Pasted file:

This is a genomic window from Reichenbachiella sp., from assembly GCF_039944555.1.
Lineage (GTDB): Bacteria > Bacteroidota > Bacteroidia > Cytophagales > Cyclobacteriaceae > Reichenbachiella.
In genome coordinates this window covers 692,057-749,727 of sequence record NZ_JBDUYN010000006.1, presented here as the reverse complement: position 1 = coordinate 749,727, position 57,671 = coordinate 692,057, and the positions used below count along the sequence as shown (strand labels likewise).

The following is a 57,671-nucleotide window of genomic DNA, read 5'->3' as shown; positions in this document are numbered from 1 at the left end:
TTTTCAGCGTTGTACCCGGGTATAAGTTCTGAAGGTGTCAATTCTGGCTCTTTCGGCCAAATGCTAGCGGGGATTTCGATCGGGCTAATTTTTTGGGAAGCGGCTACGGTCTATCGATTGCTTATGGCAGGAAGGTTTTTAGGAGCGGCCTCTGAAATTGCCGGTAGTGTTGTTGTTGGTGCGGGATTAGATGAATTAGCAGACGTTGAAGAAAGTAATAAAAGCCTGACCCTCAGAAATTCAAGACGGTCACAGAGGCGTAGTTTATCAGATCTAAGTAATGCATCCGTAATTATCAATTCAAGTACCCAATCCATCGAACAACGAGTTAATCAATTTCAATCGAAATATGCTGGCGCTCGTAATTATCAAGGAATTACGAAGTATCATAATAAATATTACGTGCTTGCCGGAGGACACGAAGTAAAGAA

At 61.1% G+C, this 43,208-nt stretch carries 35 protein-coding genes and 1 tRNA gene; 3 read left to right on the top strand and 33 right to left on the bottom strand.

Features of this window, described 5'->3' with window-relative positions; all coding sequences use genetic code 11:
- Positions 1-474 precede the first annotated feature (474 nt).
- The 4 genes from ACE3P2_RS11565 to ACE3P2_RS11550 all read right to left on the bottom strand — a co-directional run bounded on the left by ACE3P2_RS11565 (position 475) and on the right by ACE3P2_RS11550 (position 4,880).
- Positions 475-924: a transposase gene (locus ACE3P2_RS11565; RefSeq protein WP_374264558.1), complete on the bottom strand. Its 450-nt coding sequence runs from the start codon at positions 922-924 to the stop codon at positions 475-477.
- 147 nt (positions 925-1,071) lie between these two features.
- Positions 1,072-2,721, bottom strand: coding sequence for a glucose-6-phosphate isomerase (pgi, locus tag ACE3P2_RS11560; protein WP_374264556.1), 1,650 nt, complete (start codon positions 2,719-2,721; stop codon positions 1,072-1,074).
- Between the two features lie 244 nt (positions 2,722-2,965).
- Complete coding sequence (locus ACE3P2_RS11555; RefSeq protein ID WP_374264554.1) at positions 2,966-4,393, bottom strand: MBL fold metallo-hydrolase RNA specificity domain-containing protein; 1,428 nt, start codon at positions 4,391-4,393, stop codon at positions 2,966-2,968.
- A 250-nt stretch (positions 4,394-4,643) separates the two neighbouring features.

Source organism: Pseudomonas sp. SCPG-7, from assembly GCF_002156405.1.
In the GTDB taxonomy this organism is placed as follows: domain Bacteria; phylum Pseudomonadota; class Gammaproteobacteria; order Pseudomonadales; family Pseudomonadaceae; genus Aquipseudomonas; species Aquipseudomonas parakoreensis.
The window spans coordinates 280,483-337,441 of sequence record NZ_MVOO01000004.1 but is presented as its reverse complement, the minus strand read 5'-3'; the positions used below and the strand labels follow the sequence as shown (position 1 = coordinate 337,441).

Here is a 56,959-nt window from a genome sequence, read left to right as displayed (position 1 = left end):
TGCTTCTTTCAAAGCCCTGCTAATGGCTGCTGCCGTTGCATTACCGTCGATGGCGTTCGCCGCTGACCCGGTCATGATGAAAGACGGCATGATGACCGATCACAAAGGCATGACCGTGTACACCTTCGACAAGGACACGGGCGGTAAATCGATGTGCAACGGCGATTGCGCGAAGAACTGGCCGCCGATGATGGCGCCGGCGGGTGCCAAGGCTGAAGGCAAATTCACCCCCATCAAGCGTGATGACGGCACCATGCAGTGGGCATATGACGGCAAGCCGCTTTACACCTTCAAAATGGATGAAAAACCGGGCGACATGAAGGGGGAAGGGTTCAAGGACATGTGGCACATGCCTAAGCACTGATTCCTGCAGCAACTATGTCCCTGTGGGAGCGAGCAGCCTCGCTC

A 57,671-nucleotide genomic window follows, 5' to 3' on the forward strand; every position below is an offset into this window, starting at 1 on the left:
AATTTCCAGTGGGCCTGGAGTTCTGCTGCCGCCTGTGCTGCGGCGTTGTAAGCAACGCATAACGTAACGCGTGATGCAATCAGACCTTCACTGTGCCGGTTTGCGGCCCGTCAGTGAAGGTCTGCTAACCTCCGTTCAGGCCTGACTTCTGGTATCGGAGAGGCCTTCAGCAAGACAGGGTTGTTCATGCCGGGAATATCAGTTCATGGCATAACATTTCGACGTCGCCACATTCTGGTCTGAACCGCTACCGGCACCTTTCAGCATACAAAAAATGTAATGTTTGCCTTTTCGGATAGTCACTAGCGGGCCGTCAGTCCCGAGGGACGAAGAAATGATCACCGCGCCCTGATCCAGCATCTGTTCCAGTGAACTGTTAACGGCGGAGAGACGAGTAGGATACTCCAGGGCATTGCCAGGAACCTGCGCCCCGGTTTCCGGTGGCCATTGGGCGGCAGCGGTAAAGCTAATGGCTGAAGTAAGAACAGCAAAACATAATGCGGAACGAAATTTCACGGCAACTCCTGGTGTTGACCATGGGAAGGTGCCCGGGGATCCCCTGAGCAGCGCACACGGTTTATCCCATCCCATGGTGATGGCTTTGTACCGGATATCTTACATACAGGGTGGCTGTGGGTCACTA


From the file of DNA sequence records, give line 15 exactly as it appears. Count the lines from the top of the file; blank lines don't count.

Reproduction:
- A 250-nt stretch (positions 4,394-4,643) separates the two neighbouring features.